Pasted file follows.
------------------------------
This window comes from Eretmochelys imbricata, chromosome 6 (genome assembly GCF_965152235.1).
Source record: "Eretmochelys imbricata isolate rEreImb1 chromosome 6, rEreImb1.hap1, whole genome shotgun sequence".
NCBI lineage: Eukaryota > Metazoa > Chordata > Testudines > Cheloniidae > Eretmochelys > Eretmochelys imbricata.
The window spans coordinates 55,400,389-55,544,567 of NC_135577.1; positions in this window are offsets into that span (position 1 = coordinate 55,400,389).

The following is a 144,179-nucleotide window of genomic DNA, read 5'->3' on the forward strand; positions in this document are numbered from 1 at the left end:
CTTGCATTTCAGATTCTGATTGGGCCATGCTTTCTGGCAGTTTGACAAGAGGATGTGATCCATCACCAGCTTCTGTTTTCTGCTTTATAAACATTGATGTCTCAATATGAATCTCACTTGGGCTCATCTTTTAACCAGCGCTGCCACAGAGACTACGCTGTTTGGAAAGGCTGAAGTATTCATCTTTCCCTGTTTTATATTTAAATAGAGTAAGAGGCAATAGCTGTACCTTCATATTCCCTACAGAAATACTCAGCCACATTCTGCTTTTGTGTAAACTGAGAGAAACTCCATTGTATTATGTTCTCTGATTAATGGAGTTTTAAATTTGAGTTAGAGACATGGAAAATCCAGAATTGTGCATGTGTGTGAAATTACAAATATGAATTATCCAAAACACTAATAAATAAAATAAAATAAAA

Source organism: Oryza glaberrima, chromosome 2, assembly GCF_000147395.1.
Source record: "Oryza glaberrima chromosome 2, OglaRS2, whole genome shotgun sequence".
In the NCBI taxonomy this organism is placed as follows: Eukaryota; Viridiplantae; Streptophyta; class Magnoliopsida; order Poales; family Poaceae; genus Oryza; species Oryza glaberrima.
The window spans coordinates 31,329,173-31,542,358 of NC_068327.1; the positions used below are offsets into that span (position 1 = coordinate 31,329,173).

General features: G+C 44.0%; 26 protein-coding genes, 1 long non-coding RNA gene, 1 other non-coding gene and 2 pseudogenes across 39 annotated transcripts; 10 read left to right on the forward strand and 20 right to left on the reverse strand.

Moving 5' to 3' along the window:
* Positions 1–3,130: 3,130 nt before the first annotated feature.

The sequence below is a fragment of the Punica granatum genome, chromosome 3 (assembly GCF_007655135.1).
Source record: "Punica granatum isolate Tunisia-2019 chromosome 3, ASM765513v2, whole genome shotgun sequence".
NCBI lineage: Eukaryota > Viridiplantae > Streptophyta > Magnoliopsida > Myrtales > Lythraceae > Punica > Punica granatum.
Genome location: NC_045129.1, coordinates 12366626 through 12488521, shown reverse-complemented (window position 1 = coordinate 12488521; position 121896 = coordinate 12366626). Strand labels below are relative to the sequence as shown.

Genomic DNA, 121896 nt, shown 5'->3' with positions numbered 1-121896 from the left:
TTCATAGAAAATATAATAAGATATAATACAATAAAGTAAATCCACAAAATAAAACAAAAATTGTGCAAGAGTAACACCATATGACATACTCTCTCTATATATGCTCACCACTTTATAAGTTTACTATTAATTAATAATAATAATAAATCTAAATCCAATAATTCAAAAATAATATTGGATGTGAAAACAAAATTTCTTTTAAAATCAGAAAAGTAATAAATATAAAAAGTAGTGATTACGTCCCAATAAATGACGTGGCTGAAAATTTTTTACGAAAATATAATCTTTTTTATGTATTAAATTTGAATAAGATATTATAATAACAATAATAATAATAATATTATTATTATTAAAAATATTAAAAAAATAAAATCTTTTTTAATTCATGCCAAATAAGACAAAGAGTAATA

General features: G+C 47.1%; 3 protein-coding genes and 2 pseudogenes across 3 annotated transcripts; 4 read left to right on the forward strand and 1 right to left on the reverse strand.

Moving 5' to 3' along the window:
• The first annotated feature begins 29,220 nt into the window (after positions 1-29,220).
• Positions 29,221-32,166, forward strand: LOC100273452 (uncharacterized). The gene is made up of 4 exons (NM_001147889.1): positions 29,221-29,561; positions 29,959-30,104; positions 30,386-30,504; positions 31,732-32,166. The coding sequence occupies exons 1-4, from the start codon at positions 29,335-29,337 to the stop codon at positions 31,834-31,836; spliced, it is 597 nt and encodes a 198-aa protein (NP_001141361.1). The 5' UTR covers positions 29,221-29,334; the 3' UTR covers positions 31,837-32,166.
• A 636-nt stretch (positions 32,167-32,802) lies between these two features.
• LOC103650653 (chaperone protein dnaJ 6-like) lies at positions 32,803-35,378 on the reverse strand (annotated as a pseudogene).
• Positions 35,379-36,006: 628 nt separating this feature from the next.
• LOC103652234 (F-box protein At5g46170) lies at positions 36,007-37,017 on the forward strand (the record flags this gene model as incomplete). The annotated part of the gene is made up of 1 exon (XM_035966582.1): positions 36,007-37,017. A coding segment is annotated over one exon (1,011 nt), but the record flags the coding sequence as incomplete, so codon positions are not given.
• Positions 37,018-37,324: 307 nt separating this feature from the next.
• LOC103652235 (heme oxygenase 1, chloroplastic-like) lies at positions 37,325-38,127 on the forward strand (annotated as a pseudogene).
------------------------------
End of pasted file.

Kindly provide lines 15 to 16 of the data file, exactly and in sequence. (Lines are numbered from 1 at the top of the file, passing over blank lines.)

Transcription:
Source record: "Punica granatum isolate Tunisia-2019 chromosome 3, ASM765513v2, whole genome shotgun sequence".
NCBI lineage: Eukaryota > Viridiplantae > Streptophyta > Magnoliopsida > Myrtales > Lythraceae > Punica > Punica granatum.